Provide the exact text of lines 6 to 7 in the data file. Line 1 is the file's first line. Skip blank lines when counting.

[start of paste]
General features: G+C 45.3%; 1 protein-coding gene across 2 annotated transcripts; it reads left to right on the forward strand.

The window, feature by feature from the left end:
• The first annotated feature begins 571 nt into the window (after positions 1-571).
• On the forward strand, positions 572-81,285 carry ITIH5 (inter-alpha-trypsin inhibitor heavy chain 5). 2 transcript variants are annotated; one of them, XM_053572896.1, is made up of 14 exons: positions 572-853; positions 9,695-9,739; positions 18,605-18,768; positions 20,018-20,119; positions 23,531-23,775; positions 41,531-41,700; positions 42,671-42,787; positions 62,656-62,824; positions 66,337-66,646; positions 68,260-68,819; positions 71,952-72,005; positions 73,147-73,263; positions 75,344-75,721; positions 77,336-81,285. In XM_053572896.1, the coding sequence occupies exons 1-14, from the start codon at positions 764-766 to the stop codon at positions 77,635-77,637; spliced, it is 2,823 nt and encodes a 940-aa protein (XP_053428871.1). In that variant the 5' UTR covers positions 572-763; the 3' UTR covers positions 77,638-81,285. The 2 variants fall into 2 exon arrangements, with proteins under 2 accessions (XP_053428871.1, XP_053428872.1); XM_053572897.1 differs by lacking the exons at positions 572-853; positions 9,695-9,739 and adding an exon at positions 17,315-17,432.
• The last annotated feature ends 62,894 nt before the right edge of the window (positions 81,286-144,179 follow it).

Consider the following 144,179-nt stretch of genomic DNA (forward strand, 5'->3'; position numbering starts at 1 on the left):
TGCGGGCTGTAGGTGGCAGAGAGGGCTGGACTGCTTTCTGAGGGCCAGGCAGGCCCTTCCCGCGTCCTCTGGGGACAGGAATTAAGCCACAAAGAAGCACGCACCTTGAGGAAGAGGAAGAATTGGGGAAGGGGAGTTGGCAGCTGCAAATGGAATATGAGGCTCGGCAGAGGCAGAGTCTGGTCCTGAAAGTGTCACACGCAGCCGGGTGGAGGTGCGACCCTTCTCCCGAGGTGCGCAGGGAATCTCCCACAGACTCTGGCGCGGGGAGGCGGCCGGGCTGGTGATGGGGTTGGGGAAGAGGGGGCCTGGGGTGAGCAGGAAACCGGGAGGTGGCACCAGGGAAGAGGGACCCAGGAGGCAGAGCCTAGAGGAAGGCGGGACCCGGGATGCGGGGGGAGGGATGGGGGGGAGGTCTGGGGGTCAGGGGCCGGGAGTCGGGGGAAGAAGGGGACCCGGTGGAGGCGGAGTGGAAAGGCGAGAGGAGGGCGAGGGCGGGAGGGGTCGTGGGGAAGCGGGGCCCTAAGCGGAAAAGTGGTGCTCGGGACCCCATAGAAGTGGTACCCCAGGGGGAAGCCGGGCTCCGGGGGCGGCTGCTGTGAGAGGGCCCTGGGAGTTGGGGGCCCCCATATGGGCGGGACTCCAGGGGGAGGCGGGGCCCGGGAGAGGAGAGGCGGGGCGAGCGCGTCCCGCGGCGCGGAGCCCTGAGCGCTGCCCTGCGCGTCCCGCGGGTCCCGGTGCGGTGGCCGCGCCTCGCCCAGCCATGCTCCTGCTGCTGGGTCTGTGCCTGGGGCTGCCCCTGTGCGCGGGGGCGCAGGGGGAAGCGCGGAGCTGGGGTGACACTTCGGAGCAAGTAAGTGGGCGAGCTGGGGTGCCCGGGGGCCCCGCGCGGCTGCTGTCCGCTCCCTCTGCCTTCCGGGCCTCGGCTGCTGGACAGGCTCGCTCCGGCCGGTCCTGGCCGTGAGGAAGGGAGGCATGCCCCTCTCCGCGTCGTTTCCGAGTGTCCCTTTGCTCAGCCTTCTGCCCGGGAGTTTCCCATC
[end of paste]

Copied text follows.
Consider the following 144,179-nt stretch of genomic DNA (forward strand, 5'->3'; position numbering starts at 1 on the left):
TGCGGGCTGTAGGTGGCAGAGAGGGCTGGACTGCTTTCTGAGGGCCAGGCAGGCCCTTCCCGCGTCCTCTGGGGACAGGAATTAAGCCACAAAGAAGCACGCACCTTGAGGAAGAGGAAGAATTGGGGAAGGGGAGTTGGCAGCTGCAAATGGAATATGAGGCTCGGCAGAGGCAGAGTCTGGTCCTGAAAGTGTCACACGCAGCCGGGTGGAGGTGCGACCCTTCTCCCGAGGTGCGCAGGGAATCTCCCACAGACTCTGGCGCGGGGAGGCGGCCGGGCTGGTGATGGGGTTGGGGAAGAGGGGGCCTGGGGTGAGCAGGAAACCGGGAGGTGGCACCAGGGAAGAGGGACCCAGGAGGCAGAGCCTAGAGGAAGGCGGGACCCGGGATGCGGGGGGAGGGATGGGGGGGAGGTCTGGGGGTCAGGGGCCGGGAGTCGGGGGAAGAAGGGGACCCGGTGGAGGCGGAGTGGAAAGGCGAGAGGAGGGCGAGGGCGGGAGGGGTCGTGGGGAAGCGGGGCCCTAAGCGGAAAAGTGGTGCTCGGGACCCCATAGAAGTGGTACCCCAGGGGGAAGCCGGGCTCCGGGGGCGGCTGCTGTGAGAGGGCCCTGGGAGTTGGGGGCCCCCATATGGGCGGGACTCCAGGGGGAGGCGGGGCCCGGGAGAGGAGAGGCGGGGCGAGCGCGTCCCGCGGCGCGGAGCCCTGAGCGCTGCCCTGCGCGTCCCGCGGGTCCCGGTGCGGTGGCCGCGCCTCGCCCAGCCATGCTCCTGCTGCTGGGTCTGTGCCTGGGGCTGCCCCTGTGCGCGGGGGCGCAGGGGGAAGCGCGGAGCTGGGGTGACACTTCGGAGCAAGTAAGTGGGCGAGCTGGGGTGCCCGGGGGCCCCGCGCGGCTGCTGTCCGCTCCCTCTGCCTTCCGGGCCTCGGCTGCTGGACAGGCTCGCTCCGGCCGGTCCTGGCCGTGAGGAAGGGAGGCATGCCCCTCTCCGCGTCGTTTCCGAGTGTCCCTTTGCTCAGCCTTCTGCCCGGGAGTTTCCCATC